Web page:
Air pollution killing 3.3 million people a year

first_imgAir pollution causes 3.3 million deaths worldwide each year — primarily from strokes and heart attacks — according to a new study by a Harvard T.H. Chan School of Public Health researcher and colleagues. The study used health statistics and computer modeling to generate the most detailed picture yet of air pollution’s global toll. It projects that if emissions continue at the current rate, the number of deaths caused by air pollution could double by 2050.The study was published online September 16, 2015 in Nature. John Evans, adjunct professor of environmental health at Harvard Chan School, was a co-author, along with scientists in Germany, Cyprus, and Saudi Arabia.The researchers were surprised to find that agriculture was the second highest cause of air pollution-related deaths worldwide, and the top cause in the U.S. Northeast, Europe, Russia, Japan, and South Korea. This is a result of ammonia from fertilizer and animal waste combining with pollutants from power plants and car exhaust to form harmful soot particles.The cause of the most pollution-related deaths worldwide was the use of biofuels for indoor cooking in the developing world. China had the most air pollution fatalities (1.4 million deaths a year), with the United States at number 7 on the list with 54,905 deaths. Read Full Storylast_img read more

Soccer heads to PSU with chance for Big Ten title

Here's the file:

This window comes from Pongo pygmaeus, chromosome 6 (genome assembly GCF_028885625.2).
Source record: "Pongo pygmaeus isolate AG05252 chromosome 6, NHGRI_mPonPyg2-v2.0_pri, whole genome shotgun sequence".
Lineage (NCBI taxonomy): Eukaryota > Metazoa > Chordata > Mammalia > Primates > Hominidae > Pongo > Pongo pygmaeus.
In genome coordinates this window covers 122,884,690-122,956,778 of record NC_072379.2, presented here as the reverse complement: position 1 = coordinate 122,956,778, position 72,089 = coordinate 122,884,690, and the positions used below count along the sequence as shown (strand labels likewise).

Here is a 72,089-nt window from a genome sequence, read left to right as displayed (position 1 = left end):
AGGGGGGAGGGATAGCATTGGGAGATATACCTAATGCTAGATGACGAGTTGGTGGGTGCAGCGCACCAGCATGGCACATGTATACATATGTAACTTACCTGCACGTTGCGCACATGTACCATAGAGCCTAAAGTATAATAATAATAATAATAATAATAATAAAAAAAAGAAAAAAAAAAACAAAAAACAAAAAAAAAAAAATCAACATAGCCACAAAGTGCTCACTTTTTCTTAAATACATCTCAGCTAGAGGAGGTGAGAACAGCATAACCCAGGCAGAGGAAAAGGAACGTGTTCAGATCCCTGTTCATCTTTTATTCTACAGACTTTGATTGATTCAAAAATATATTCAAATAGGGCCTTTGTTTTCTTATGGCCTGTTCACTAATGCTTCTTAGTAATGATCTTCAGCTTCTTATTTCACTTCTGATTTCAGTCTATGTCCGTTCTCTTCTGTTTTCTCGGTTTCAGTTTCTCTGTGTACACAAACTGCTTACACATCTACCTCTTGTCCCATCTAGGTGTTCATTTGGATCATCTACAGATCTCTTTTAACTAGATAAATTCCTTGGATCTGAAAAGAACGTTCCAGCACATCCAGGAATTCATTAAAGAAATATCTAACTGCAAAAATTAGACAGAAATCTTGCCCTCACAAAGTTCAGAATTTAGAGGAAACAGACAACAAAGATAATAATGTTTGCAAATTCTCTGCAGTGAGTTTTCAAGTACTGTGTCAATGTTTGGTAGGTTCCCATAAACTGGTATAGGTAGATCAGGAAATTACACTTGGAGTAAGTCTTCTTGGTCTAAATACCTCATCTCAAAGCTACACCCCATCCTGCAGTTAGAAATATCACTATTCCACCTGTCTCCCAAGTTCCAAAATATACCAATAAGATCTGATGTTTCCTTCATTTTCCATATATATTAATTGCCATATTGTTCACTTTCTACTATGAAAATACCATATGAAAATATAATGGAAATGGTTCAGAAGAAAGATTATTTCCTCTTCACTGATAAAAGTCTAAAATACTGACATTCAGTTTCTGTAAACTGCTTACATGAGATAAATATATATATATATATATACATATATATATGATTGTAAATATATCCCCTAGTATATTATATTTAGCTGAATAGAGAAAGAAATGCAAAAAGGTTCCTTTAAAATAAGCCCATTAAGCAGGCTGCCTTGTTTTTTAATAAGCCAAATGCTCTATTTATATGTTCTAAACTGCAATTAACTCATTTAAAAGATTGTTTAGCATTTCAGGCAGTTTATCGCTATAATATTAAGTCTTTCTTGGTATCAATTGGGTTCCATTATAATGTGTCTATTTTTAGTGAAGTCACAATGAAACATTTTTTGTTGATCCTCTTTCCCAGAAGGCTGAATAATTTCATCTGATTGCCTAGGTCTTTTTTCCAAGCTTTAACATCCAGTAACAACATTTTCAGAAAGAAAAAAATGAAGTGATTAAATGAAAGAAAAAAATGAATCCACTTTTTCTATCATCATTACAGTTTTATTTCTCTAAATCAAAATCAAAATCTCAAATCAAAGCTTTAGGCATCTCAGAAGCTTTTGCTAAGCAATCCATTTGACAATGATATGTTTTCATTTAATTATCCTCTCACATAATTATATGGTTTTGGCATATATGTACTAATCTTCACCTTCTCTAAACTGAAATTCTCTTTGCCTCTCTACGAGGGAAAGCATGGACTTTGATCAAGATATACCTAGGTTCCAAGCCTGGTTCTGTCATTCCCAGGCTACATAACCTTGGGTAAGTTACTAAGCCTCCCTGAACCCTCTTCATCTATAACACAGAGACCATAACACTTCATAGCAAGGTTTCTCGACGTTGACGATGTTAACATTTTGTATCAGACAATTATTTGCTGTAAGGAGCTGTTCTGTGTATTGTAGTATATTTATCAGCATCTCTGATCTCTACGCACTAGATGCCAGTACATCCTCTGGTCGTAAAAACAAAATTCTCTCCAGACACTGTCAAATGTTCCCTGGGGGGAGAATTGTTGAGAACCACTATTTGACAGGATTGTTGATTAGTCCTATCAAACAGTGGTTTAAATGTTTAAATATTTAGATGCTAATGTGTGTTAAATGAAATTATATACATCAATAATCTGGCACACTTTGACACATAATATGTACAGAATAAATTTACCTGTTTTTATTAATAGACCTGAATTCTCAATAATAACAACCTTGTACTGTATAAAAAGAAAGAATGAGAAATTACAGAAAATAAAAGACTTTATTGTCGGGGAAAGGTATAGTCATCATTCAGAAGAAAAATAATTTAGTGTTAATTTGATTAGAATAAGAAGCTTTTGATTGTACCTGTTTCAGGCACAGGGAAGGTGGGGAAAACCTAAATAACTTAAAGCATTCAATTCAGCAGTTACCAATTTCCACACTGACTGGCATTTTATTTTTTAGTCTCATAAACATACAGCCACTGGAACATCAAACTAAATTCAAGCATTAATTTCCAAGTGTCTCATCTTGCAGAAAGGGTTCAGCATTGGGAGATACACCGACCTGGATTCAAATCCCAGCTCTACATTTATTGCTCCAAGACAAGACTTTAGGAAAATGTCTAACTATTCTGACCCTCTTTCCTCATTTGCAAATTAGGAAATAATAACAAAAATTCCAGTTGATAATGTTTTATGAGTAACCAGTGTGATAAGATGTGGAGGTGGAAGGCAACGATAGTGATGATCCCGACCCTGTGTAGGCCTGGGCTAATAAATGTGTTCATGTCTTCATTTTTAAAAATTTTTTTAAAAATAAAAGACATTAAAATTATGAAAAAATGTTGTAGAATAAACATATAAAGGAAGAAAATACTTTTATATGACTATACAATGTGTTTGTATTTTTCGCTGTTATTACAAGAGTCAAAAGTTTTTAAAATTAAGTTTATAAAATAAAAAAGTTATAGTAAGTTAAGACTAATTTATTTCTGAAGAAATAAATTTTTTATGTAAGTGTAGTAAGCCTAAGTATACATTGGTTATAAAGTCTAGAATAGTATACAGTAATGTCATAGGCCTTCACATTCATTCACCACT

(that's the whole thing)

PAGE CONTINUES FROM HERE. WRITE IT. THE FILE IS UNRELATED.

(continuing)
first_imgSenior Scott Lorenz will look to lead the Badgers to a Big Ten championship.[/media-credit]With a chance to win the regular season Big Ten title, everything is on the line for the Wisconsin men’s soccer team as it prepares to go to University Park to face Penn State (9-5-2) Saturday.“It’s a huge game for us,” senior Scott Lorenz said. “One of our preseason goals was to give ourselves a chance to win the Big Ten in the regular season, and to have this one play out until the end of the regular season is a big step for us. We are really looking forward to it.”With just one conference game remaining in regular season play, five Big Ten teams are separated by just half a game in conference records.Lorenz, who scored the game-winning goal in overtime against Michigan State Oct. 11 to send the Badgers (6-7-2) on their 3-1 stretch since, acknowledged the excitement that comes with such a close contest as the season wraps up.“It’s real exciting to be in a real tight race at the end of the year,” Lorenz said. “To have things in your own destiny and be able to play that out is something you always look forward to.”UW, which is 3-2 in conference play, has improved throughout the season and hopes to compete at its highest level in this tightly contested end-of-season run.“I just want us to be playing our best come this time of the year,” UW head coach Todd Yeagely said. “When you play toward your potential, your opportunity for positive results is there.”Rather than dwelling on the team’s failures against NIU, Yeagley emphasized that the team is still in great position and excited about the opportunity to clinch the Big Ten regular season title with a win Saturday and some help from Northwestern.Along with a Badger win over Penn State, UW needs Northwestern to tie or lose one of its final two conference games.“We didn’t play that well [Wednesday night], but we certainly didn’t take too many steps backward,” Yeagley said. “We have a lot of momentum going right now, and I think this group is really dedicated to getting back on track on Saturday.”According to Lorenz, though, focus should not be an issue for Saturday’s game, recognizing that the whole team knows what is at stake.“(In terms of the) team staying focused, we didn’t have the best game yesterday,” he said. “But everyone knows what’s on the line for Saturday, and I don’t think there will be a focus issue at all.”Lorenz, who has seen both the good and bad with Wisconsin, playing all but 11 minutes thus far this season, reiterated a similar feeling of focusing on the situation at hand rather than dwelling on the past.“It was kind of a ‘forget and move on’ attitude (after the NIU game),” Lorenz said. “We didn’t play well, and we know we didn’t play well. We got an unfortunate bounce for their goal and we’ll learn from it, fix that mistake and just try to move on, because we know that big things lie ahead.”To refrain from falling victim to a similar outcome against Penn State, the team must be more aggressive on defense and try to get more goal-scoring opportunities offensively.“We have got to create more chances (against Penn State) — I don’t think we created enough chances [Wednesday],” Lorenz said. “We are going to come out and play real aggressive, force the game on them, and open it up, because at this point, we have nothing to lose and everything to gain.”Penn State ranks first in the Big Ten in shots and goals per game, while being tied for goals allowed and shutouts defensively.Senior forward Jason Yeisley — the team captain and All-American candidate — has led the team offensively, scoring eight goals and 20 total points.“[The Nittany Lions] are having a great year,” Lorenz said. “I think Jason Yeisley coming back for the team this year is a big boost for them. I think they have rallied around it, and their team has just kind of been hot all year.“We know they are going to be a tough opponent,” he continued. “They always have been, regardless of their record the past couple of years. It is still a Big Ten game — we have got to come out and they have got to play.”The team has high expectations for its final conference game of the year as the Badgers try to solidify their spot as the No. 1 team in the Big Ten Tournament.“The expectation is a win, nothing short of [one],” Lorenz said. “We have put ourselves in this position and we are not going to go out there and pray for a tie or hope something flies our way — we are going to do everything we can in our power to get the victory.”last_img read more